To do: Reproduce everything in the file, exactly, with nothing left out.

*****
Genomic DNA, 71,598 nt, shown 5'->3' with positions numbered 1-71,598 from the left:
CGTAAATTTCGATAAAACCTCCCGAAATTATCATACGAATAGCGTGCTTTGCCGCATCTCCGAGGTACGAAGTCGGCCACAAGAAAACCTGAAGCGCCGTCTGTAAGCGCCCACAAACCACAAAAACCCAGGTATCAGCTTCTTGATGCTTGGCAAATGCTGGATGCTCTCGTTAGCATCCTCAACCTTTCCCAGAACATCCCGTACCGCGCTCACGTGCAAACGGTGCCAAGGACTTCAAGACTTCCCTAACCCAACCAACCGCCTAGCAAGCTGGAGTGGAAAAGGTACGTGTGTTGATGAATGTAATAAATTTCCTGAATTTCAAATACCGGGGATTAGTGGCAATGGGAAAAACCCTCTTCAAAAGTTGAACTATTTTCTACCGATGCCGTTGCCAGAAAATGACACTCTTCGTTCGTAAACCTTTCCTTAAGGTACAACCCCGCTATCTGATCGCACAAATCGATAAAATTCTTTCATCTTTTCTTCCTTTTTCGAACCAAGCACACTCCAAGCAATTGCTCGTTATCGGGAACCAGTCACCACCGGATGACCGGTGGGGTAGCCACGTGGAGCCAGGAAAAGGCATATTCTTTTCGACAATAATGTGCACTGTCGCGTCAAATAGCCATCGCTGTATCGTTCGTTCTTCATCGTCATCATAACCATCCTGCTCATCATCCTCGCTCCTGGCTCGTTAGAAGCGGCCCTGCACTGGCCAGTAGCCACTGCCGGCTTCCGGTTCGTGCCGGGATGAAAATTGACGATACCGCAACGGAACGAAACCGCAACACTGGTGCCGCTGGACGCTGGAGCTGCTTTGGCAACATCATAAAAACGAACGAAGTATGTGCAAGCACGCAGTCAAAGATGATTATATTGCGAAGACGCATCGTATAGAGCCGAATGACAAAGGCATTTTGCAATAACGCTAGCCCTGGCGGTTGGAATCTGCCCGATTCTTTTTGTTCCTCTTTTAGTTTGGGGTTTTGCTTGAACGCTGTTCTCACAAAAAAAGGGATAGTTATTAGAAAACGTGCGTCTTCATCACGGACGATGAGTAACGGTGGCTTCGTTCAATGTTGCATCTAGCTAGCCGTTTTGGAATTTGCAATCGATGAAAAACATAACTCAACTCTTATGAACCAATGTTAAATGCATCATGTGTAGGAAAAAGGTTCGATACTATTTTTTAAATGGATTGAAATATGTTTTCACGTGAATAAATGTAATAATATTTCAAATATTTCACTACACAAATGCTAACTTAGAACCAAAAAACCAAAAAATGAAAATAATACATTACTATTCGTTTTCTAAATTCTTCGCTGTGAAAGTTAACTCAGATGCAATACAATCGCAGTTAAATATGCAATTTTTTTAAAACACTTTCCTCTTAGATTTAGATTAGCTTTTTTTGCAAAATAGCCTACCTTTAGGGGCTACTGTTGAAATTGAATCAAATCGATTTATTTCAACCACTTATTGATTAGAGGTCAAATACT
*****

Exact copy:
Genomic DNA, 71,598 nt, shown 5'->3' with positions numbered 1-71,598 from the left:
CGTAAATTTCGATAAAACCTCCCGAAATTATCATACGAATAGCGTGCTTTGCCGCATCTCCGAGGTACGAAGTCGGCCACAAGAAAACCTGAAGCGCCGTCTGTAAGCGCCCACAAACCACAAAAACCCAGGTATCAGCTTCTTGATGCTTGGCAAATGCTGGATGCTCTCGTTAGCATCCTCAACCTTTCCCAGAACATCCCGTACCGCGCTCACGTGCAAACGGTGCCAAGGACTTCAAGACTTCCCTAACCCAACCAACCGCCTAGCAAGCTGGAGTGGAAAAGGTACGTGTGTTGATGAATGTAATAAATTTCCTGAATTTCAAATACCGGGGATTAGTGGCAATGGGAAAAACCCTCTTCAAAAGTTGAACTATTTTCTACCGATGCCGTTGCCAGAAAATGACACTCTTCGTTCGTAAACCTTTCCTTAAGGTACAACCCCGCTATCTGATCGCACAAATCGATAAAATTCTTTCATCTTTTCTTCCTTTTTCGAACCAAGCACACTCCAAGCAATTGCTCGTTATCGGGAACCAGTCACCACCGGATGACCGGTGGGGTAGCCACGTGGAGCCAGGAAAAGGCATATTCTTTTCGACAATAATGTGCACTGTCGCGTCAAATAGCCATCGCTGTATCGTTCGTTCTTCATCGTCATCATAACCATCCTGCTCATCATCCTCGCTCCTGGCTCGTTAGAAGCGGCCCTGCACTGGCCAGTAGCCACTGCCGGCTTCCGGTTCGTGCCGGGATGAAAATTGACGATACCGCAACGGAACGAAACCGCAACACTGGTGCCGCTGGACGCTGGAGCTGCTTTGGCAACATCATAAAAACGAACGAAGTATGTGCAAGCACGCAGTCAAAGATGATTATATTGCGAAGACGCATCGTATAGAGCCGAATGACAAAGGCATTTTGCAATAACGCTAGCCCTGGCGGTTGGAATCTGCCCGATTCTTTTTGTTCCTCTTTTAGTTTGGGGTTTTGCTTGAACGCTGTTCTCACAAAAAAAGGGATAGTTATTAGAAAACGTGCGTCTTCATCACGGACGATGAGTAACGGTGGCTTCGTTCAATGTTGCATCTAGCTAGCCGTTTTGGAATTTGCAATCGATGAAAAACATAACTCAACTCTTATGAACCAATGTTAAATGCATCATGTGTAGGAAAAAGGTTCGATACTATTTTTTAAATGGATTGAAATATGTTTTCACGTGAATAAATGTAATAATATTTCAAATATTTCACTACACAAATGCTAACTTAGAACCAAAAAACCAAAAAATGAAAATAATACATTACTATTCGTTTTCTAAATTCTTCGCTGTGAAAGTTAACTCAGATGCAATACAATCGCAGTTAAATATGCAATTTTTTTAAAACACTTTCCTCTTAGATTTAGATTAGCTTTTTTTGCAAAATAGCCTACCTTTAGGGGCTACTGTTGAAATTGAATCAAATCGATTTATTTCAACCACTTATTGATTAGAGGTCAAATACT